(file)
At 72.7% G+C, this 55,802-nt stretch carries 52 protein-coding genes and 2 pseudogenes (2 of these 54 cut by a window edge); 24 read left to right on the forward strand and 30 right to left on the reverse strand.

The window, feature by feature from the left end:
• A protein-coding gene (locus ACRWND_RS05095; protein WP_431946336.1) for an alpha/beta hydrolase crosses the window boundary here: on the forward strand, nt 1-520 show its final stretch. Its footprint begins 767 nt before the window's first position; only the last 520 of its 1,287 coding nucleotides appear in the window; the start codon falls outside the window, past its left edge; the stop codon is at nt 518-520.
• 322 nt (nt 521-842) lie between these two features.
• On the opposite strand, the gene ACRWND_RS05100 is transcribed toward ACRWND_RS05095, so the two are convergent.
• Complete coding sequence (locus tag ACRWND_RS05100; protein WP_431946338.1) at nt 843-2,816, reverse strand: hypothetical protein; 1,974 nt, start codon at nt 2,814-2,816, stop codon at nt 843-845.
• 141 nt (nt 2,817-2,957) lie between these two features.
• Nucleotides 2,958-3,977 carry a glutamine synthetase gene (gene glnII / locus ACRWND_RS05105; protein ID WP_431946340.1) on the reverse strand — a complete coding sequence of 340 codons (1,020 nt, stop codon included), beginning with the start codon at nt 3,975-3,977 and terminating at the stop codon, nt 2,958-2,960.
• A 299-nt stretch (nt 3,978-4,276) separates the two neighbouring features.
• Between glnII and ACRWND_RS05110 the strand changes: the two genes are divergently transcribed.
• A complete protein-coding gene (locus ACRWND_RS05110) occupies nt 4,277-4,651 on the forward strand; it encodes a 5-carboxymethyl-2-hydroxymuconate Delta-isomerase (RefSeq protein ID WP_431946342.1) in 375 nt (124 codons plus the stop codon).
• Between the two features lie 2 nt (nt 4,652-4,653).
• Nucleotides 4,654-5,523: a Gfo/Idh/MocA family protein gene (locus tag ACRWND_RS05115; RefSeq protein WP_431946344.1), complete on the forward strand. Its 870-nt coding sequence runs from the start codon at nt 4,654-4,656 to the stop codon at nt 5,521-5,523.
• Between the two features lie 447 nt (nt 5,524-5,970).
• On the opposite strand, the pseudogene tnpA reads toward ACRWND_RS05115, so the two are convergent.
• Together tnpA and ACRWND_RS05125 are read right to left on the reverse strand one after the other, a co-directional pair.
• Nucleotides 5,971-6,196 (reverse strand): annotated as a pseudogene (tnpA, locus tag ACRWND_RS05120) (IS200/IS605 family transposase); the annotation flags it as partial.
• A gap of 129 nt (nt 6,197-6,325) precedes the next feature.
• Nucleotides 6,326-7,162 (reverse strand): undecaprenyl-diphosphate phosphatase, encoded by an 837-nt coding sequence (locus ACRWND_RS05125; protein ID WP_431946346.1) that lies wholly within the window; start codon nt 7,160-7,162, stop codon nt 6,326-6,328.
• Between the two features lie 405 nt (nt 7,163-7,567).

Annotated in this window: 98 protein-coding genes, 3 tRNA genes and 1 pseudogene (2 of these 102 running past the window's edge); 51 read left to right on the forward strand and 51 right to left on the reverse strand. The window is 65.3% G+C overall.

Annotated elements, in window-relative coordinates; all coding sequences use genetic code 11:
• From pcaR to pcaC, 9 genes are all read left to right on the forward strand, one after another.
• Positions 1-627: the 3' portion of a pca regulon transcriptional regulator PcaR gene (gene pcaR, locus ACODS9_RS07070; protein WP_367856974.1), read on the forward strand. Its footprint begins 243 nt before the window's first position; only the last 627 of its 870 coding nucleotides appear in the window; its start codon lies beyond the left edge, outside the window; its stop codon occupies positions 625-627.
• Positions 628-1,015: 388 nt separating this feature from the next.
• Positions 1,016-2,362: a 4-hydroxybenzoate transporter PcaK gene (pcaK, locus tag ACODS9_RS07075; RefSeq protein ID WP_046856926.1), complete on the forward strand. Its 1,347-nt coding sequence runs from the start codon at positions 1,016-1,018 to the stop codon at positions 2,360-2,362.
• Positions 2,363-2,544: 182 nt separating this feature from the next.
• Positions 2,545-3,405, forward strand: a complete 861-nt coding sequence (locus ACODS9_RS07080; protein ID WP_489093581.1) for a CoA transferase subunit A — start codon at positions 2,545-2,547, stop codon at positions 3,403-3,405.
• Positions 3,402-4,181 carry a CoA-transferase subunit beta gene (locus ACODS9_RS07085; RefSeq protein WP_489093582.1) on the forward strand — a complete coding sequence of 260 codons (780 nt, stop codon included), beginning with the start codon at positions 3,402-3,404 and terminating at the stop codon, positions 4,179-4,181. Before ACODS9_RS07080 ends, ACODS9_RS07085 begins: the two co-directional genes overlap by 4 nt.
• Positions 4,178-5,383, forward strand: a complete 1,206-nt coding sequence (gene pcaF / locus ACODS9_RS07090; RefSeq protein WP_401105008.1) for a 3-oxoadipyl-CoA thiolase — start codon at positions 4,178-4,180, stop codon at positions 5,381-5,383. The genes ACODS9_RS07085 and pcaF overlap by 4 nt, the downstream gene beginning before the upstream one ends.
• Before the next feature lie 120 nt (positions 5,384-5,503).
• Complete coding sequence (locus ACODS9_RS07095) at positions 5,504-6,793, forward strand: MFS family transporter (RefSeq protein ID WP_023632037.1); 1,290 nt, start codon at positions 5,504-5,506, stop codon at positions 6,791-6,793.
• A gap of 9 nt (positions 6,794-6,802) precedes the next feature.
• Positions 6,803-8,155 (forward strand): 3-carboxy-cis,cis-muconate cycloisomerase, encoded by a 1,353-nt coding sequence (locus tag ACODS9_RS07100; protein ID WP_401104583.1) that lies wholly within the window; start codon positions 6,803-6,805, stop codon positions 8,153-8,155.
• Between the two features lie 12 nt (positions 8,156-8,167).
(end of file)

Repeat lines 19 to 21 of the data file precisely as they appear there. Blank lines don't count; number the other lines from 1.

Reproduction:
• Nucleotides 6,326-7,162 (reverse strand): undecaprenyl-diphosphate phosphatase, encoded by an 837-nt coding sequence (locus ACRWND_RS05125; protein ID WP_431946346.1) that lies wholly within the window; start codon nt 7,160-7,162, stop codon nt 6,326-6,328.
• Between the two features lie 405 nt (nt 7,163-7,567).

Annotated in this window: 98 protein-coding genes, 3 tRNA genes and 1 pseudogene (2 of these 102 running past the window's edge); 51 read left to right on the forward strand and 51 right to left on the reverse strand. The window is 65.3% G+C overall.